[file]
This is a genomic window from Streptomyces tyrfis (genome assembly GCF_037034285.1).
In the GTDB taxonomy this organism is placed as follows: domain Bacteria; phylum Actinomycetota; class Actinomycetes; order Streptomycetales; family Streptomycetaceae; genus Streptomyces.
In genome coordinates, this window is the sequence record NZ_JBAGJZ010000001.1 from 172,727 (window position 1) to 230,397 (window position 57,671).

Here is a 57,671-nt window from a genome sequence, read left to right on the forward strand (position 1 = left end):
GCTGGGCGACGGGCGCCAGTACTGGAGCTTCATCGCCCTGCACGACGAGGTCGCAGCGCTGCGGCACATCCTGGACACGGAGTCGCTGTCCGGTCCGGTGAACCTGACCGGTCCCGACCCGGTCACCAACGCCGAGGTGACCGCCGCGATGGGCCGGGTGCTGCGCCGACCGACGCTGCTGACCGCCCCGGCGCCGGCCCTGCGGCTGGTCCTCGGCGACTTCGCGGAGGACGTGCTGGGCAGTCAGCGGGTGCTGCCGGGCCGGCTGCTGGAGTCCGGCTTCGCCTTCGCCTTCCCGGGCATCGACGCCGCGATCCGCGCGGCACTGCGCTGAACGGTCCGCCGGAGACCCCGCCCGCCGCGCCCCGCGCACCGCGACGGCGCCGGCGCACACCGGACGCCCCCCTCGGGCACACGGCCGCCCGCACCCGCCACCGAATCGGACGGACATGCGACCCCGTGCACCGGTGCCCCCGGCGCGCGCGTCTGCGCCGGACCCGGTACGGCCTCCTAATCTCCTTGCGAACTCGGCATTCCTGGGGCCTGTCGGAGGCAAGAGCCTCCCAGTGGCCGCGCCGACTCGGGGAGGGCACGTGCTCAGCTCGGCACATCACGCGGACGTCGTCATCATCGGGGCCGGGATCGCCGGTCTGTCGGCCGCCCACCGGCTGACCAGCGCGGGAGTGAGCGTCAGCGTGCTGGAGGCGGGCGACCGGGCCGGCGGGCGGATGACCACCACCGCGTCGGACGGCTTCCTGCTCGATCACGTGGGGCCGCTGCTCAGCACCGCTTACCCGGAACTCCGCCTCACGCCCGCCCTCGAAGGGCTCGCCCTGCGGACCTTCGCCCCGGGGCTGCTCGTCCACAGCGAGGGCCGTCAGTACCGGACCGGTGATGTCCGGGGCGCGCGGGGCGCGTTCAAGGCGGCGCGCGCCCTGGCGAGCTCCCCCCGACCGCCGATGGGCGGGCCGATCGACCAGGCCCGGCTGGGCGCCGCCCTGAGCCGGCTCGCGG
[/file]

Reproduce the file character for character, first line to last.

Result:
This is a genomic window from Streptomyces tyrfis (genome assembly GCF_037034285.1).
In the GTDB taxonomy this organism is placed as follows: domain Bacteria; phylum Actinomycetota; class Actinomycetes; order Streptomycetales; family Streptomycetaceae; genus Streptomyces.
In genome coordinates, this window is the sequence record NZ_JBAGJZ010000001.1 from 172,727 (window position 1) to 230,397 (window position 57,671).

Here is a 57,671-nt window from a genome sequence, read left to right on the forward strand (position 1 = left end):
GCTGGGCGACGGGCGCCAGTACTGGAGCTTCATCGCCCTGCACGACGAGGTCGCAGCGCTGCGGCACATCCTGGACACGGAGTCGCTGTCCGGTCCGGTGAACCTGACCGGTCCCGACCCGGTCACCAACGCCGAGGTGACCGCCGCGATGGGCCGGGTGCTGCGCCGACCGACGCTGCTGACCGCCCCGGCGCCGGCCCTGCGGCTGGTCCTCGGCGACTTCGCGGAGGACGTGCTGGGCAGTCAGCGGGTGCTGCCGGGCCGGCTGCTGGAGTCCGGCTTCGCCTTCGCCTTCCCGGGCATCGACGCCGCGATCCGCGCGGCACTGCGCTGAACGGTCCGCCGGAGACCCCGCCCGCCGCGCCCCGCGCACCGCGACGGCGCCGGCGCACACCGGACGCCCCCCTCGGGCACACGGCCGCCCGCACCCGCCACCGAATCGGACGGACATGCGACCCCGTGCACCGGTGCCCCCGGCGCGCGCGTCTGCGCCGGACCCGGTACGGCCTCCTAATCTCCTTGCGAACTCGGCATTCCTGGGGCCTGTCGGAGGCAAGAGCCTCCCAGTGGCCGCGCCGACTCGGGGAGGGCACGTGCTCAGCTCGGCACATCACGCGGACGTCGTCATCATCGGGGCCGGGATCGCCGGTCTGTCGGCCGCCCACCGGCTGACCAGCGCGGGAGTGAGCGTCAGCGTGCTGGAGGCGGGCGACCGGGCCGGCGGGCGGATGACCACCACCGCGTCGGACGGCTTCCTGCTCGATCACGTGGGGCCGCTGCTCAGCACCGCTTACCCGGAACTCCGCCTCACGCCCGCCCTCGAAGGGCTCGCCCTGCGGACCTTCGCCCCGGGGCTGCTCGTCCACAGCGAGGGCCGTCAGTACCGGACCGGTGATGTCCGGGGCGCGCGGGGCGCGTTCAAGGCGGCGCGCGCCCTGGCGAGCTCCCCCCGACCGCCGATGGGCGGGCCGATCGACCAGGCCCGGCTGGGCGCCGCCCTGAGCCGGCTCGCGG